I first met Amber when she became a member of UCISA’s Support Services Group by virtue of becoming chair of the User Skills working group. It was clear from the start that she had a special talent, not just for getting things done as was evident by the User Skills working group became more active and starting to run events, but also for assessing issues and contributing to the group overall.
She stepped into the breach to become chair of the Support Services Group in June 2009 when the previous chair fell victim to an institutional restructuring. This also meant that she became a member of the UCISA executive. Before she accepted the position, I remember her asking a series of questions on the areas the group should address, what the status of various actions was, who the lead contacts were for particular groups outside of UCISA. She wanted to make sure that she could do a proper job before taking the role on. Her preparation for leading the group was thorough, characteristic of her contribution to the work of the Group, the Executive and to the UCISA community as a whole.
Amber certainly made an impact at Executive - not just for her arrival in her red coat, hands with brightly painted nails holding a recently purchased coffee and the plethora of electronic devices she used to bring - but for her contribution overall. Amber had an ability to quickly grasp the nub of an issue and so be able to ask incisive questions and to contribute to discussion and debate. But equally on those rare occasions when she didn’t understand what was being presented or the rationale behind a decision, she was the one that asked for greater clarity, invariably asking the question that others were afraid or unwilling to do.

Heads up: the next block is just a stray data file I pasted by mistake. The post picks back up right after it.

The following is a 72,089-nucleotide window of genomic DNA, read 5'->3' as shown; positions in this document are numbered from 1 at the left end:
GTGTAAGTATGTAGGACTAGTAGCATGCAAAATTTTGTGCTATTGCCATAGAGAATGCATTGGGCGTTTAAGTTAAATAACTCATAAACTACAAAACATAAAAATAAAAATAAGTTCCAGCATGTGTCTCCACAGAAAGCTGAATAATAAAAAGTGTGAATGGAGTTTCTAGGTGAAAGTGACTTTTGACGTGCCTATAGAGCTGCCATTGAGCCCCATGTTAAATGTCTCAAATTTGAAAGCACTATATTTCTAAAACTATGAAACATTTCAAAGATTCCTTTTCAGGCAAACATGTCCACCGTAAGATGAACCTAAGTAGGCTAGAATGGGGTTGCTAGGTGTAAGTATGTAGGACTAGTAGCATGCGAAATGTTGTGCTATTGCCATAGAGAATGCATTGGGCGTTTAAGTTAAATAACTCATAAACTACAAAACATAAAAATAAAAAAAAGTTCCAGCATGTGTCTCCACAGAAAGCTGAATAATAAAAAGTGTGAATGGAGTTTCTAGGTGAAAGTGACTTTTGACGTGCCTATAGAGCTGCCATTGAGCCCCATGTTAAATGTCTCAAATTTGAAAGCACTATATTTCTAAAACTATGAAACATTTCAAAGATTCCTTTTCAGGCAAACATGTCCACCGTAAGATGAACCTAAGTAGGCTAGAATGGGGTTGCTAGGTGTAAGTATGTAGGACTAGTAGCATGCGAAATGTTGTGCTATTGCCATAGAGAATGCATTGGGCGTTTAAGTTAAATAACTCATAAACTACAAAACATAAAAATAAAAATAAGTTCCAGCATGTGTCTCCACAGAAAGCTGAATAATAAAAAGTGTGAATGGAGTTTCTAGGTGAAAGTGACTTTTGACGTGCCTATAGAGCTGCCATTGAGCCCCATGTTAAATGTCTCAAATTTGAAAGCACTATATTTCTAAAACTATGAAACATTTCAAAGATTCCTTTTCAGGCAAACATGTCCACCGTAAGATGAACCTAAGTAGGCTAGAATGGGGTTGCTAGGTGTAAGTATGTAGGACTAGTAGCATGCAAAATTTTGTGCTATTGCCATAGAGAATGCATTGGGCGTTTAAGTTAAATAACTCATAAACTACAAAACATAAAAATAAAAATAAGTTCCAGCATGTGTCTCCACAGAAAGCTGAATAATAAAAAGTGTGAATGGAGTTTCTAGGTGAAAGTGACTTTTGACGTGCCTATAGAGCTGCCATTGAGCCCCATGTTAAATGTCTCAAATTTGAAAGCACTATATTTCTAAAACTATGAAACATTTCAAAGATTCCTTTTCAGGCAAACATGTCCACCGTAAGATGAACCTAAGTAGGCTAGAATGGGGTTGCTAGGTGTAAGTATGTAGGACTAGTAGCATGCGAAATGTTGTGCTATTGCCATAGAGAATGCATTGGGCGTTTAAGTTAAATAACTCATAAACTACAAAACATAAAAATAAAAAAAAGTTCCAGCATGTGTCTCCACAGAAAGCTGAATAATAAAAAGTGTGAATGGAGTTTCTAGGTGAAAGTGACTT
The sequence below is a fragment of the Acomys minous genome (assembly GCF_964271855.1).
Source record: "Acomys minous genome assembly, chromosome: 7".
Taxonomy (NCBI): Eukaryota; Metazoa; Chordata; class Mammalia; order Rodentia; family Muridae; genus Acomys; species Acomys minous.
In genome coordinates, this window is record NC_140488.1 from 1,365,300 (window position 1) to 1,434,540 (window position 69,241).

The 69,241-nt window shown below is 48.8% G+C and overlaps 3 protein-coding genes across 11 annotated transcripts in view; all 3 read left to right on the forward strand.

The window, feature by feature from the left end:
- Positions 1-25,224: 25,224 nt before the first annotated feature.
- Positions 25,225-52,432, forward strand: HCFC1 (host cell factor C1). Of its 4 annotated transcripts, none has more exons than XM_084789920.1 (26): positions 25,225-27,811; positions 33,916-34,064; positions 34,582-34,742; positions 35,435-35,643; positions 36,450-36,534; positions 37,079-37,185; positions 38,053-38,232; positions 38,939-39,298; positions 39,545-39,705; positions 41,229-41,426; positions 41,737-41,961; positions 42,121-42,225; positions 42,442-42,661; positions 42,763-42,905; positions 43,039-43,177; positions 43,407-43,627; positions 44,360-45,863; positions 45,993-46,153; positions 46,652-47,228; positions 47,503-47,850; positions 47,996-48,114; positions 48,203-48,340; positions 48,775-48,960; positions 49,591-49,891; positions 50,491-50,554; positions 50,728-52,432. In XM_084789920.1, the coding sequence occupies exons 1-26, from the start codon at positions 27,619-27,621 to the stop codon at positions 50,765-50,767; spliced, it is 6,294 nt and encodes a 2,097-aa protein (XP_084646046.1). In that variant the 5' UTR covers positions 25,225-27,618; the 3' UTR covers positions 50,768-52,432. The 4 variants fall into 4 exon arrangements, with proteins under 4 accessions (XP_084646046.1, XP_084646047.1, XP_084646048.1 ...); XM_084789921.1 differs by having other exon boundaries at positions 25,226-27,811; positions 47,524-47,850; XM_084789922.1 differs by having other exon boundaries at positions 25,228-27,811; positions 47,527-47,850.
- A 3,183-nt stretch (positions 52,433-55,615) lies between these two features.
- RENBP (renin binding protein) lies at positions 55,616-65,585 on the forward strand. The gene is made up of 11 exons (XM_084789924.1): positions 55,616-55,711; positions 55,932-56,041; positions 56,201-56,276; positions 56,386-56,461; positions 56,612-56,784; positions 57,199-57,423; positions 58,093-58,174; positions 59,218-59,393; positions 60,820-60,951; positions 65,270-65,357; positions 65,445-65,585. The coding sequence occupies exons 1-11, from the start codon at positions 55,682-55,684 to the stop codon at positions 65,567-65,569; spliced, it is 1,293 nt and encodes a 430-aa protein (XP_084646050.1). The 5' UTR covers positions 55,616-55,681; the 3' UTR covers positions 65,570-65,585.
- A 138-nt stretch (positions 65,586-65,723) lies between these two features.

And she was always one of the first to respond to requests for comments on papers or issues circulated to the Exec and, as someone that was always online, you would often get a response late into the night.
Amber’s leadership of the Support Services Group brought it together into a more cohesive group and although the sub-groups remain, they now have a common purpose and common understanding. All the sub-group chairs recognised what she was striving for. She always had time for everyone, to hear their point of view, to understand where they were coming from. She was highly regarded by her colleagues on the Executive, on the Groups and in the sector and this was very much reflected in the messages and responses I received when I had the sad duty of passing on the news of her illness and then her death to the wider community.
Her last duty for UCISA was to take part in the judging of the Award for Excellence. Each member of the judging panel puts forward their top three in order to produce a shortlist to form the basis of discussion to determine the final outcome. It will probably come as little surprise to those assembled here that one of Amber’s shortlist emerged as the eventual winner.
Away from work, I remember her sense of humour and her zest for life. I remember her tackling the art of punting for the first time in Oxford and was one of her passengers for a somewhat meandering trip down the river Cherwell. I remember numerous late night exchanges on Twitter, sometimes on serious issues but more often than not on more off beat topics that amused both of us such as the existence of platform zeroes at KingsX and Cardiff Central stations, or whether the Exec should perform the spoof rap “Newport state of mind” at the start of the Management Conference held in the city.
I last spoke to Amber shortly after her tumour was diagnosed. Typically even then she was thinking of others, wanting to ensure that her Group were going to be able to function in her absence. She also expressed her delight that she could keep in touch with her friends as she could get an Eduroam signal from her hospital bed. She was, perhaps reflecting her zest for life, remarkably upbeat. When I commented on that she expressed her determination to beat her illness - I remember her words “there’s only one outcome as far as I’m concerned”. Sadly we know that wasn’t the case.
She is sadly missed by colleagues across the sector, by those that became friends. For me, it was a privilege to have known her and worked with her. A privilege and a lot of fun.